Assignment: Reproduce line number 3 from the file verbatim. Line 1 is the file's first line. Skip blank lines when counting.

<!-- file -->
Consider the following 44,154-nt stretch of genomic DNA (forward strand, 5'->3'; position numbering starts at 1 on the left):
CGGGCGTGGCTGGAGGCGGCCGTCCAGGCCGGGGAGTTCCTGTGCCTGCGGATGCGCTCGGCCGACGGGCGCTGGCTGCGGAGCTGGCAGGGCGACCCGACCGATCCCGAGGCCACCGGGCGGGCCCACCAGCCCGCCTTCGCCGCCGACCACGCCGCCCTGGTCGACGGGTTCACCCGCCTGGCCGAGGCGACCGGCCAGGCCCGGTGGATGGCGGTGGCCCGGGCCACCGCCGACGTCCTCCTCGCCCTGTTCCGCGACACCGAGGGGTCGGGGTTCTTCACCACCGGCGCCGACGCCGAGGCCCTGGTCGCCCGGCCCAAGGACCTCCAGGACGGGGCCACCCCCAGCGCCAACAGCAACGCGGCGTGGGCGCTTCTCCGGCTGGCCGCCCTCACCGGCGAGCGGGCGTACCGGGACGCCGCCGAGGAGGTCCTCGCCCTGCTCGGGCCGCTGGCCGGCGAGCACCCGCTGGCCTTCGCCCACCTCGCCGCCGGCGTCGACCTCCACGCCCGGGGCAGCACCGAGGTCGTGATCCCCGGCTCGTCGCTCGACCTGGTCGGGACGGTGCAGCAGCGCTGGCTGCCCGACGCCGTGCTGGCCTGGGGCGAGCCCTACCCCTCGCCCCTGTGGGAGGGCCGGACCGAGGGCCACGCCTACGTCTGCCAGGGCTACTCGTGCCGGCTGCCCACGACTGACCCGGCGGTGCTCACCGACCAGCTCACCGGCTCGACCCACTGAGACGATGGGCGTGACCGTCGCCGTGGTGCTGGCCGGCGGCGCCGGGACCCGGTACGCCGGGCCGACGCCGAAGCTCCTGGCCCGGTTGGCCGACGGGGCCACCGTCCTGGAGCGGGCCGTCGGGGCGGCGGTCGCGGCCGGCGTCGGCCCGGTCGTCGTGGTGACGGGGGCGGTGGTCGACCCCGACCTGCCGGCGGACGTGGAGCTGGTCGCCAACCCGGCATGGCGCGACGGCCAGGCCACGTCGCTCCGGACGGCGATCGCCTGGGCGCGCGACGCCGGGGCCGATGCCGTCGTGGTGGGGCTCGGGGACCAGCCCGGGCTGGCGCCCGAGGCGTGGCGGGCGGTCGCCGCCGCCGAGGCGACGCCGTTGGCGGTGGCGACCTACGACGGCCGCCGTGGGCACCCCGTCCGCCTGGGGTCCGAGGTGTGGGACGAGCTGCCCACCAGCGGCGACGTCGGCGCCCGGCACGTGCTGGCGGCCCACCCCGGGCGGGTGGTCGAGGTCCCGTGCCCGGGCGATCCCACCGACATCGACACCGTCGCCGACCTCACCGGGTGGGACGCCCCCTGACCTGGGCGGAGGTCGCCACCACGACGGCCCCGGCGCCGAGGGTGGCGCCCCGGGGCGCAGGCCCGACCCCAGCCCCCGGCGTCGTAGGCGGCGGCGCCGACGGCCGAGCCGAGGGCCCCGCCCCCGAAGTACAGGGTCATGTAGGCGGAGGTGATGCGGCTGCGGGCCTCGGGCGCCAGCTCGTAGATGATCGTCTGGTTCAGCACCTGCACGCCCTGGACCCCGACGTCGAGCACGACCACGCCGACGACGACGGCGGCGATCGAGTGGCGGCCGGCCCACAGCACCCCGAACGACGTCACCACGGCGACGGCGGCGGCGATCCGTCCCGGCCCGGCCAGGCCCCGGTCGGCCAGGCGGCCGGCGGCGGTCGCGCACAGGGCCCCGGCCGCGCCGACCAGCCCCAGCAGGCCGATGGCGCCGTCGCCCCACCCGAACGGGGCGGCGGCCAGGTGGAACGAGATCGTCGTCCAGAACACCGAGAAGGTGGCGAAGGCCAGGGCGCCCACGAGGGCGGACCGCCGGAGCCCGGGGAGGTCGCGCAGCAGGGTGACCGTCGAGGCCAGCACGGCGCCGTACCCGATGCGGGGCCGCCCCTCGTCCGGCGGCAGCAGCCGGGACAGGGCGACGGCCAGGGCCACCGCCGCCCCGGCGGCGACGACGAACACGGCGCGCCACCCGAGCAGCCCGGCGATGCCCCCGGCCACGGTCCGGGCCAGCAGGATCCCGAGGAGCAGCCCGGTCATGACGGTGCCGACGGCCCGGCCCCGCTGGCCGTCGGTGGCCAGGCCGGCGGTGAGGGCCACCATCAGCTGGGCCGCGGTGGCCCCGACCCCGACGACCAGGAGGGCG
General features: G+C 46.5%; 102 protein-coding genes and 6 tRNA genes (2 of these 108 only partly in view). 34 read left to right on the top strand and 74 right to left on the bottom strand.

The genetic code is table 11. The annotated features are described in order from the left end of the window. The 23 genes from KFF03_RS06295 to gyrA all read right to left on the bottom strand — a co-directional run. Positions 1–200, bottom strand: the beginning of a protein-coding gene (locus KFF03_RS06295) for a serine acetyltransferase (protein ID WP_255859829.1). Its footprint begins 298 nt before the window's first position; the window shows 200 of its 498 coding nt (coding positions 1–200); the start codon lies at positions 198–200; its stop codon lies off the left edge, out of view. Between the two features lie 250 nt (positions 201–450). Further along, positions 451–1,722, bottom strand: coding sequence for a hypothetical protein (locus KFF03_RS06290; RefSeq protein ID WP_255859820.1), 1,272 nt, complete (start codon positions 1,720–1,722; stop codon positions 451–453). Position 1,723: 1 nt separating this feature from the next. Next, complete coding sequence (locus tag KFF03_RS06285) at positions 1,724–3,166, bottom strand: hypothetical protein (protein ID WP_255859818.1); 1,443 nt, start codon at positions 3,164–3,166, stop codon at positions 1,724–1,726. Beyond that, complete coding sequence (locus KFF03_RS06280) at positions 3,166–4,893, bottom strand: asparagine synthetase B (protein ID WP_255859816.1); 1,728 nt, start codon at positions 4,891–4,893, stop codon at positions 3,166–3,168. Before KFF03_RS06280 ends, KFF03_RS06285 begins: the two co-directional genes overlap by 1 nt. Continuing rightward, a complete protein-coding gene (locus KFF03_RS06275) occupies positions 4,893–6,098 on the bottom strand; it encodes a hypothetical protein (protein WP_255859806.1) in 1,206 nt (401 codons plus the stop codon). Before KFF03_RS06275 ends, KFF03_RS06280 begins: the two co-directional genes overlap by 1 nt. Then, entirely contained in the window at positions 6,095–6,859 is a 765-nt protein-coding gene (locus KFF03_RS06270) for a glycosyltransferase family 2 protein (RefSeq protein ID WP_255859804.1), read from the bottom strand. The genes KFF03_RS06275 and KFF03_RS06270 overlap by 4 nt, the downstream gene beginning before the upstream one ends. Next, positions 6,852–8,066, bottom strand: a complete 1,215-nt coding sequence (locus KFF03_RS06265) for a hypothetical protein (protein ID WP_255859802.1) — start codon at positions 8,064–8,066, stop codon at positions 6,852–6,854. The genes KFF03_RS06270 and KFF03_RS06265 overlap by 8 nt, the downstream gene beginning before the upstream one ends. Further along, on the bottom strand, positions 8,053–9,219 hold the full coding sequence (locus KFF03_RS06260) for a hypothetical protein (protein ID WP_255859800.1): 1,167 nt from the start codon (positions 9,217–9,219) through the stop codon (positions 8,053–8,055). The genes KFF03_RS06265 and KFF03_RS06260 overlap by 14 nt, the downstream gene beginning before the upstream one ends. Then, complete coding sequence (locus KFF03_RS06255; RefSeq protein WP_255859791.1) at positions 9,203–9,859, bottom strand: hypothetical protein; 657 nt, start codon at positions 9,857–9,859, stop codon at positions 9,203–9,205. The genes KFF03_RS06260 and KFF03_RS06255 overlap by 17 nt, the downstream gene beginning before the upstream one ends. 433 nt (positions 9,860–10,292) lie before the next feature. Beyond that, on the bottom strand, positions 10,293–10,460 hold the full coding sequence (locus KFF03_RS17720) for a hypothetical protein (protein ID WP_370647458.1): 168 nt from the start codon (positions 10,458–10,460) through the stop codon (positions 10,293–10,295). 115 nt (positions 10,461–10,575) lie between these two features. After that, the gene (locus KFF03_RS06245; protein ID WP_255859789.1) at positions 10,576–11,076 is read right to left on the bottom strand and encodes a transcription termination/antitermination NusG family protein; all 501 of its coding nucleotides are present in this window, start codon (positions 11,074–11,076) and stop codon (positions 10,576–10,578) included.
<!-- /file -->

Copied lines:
General features: G+C 46.5%; 102 protein-coding genes and 6 tRNA genes (2 of these 108 only partly in view). 34 read left to right on the top strand and 74 right to left on the bottom strand.